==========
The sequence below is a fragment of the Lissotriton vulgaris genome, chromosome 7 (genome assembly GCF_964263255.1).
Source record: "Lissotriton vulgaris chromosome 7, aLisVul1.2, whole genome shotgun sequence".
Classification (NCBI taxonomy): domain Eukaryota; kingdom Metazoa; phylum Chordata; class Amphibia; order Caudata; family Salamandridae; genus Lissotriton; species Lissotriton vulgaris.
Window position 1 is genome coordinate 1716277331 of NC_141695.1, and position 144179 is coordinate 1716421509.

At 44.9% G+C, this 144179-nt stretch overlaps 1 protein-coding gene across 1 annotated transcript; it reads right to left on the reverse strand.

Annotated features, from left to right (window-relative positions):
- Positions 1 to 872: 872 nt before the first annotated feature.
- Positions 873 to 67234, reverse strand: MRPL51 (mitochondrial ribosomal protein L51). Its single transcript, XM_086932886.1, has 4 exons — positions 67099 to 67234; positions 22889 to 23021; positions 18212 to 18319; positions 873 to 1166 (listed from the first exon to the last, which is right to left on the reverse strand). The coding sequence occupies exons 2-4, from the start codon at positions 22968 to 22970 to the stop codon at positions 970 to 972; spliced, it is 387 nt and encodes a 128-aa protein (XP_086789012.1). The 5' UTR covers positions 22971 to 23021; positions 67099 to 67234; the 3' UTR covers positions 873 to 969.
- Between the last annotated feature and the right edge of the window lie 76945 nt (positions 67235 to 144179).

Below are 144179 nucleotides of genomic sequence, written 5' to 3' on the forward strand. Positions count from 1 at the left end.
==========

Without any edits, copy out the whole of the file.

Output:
The sequence below is a fragment of the Lissotriton vulgaris genome, chromosome 7 (genome assembly GCF_964263255.1).
Source record: "Lissotriton vulgaris chromosome 7, aLisVul1.2, whole genome shotgun sequence".
Classification (NCBI taxonomy): domain Eukaryota; kingdom Metazoa; phylum Chordata; class Amphibia; order Caudata; family Salamandridae; genus Lissotriton; species Lissotriton vulgaris.
Window position 1 is genome coordinate 1716277331 of NC_141695.1, and position 144179 is coordinate 1716421509.

At 44.9% G+C, this 144179-nt stretch overlaps 1 protein-coding gene across 1 annotated transcript; it reads right to left on the reverse strand.

Annotated features, from left to right (window-relative positions):
- Positions 1 to 872: 872 nt before the first annotated feature.
- Positions 873 to 67234, reverse strand: MRPL51 (mitochondrial ribosomal protein L51). Its single transcript, XM_086932886.1, has 4 exons — positions 67099 to 67234; positions 22889 to 23021; positions 18212 to 18319; positions 873 to 1166 (listed from the first exon to the last, which is right to left on the reverse strand). The coding sequence occupies exons 2-4, from the start codon at positions 22968 to 22970 to the stop codon at positions 970 to 972; spliced, it is 387 nt and encodes a 128-aa protein (XP_086789012.1). The 5' UTR covers positions 22971 to 23021; positions 67099 to 67234; the 3' UTR covers positions 873 to 969.
- Between the last annotated feature and the right edge of the window lie 76945 nt (positions 67235 to 144179).

Below are 144179 nucleotides of genomic sequence, written 5' to 3' on the forward strand. Positions count from 1 at the left end.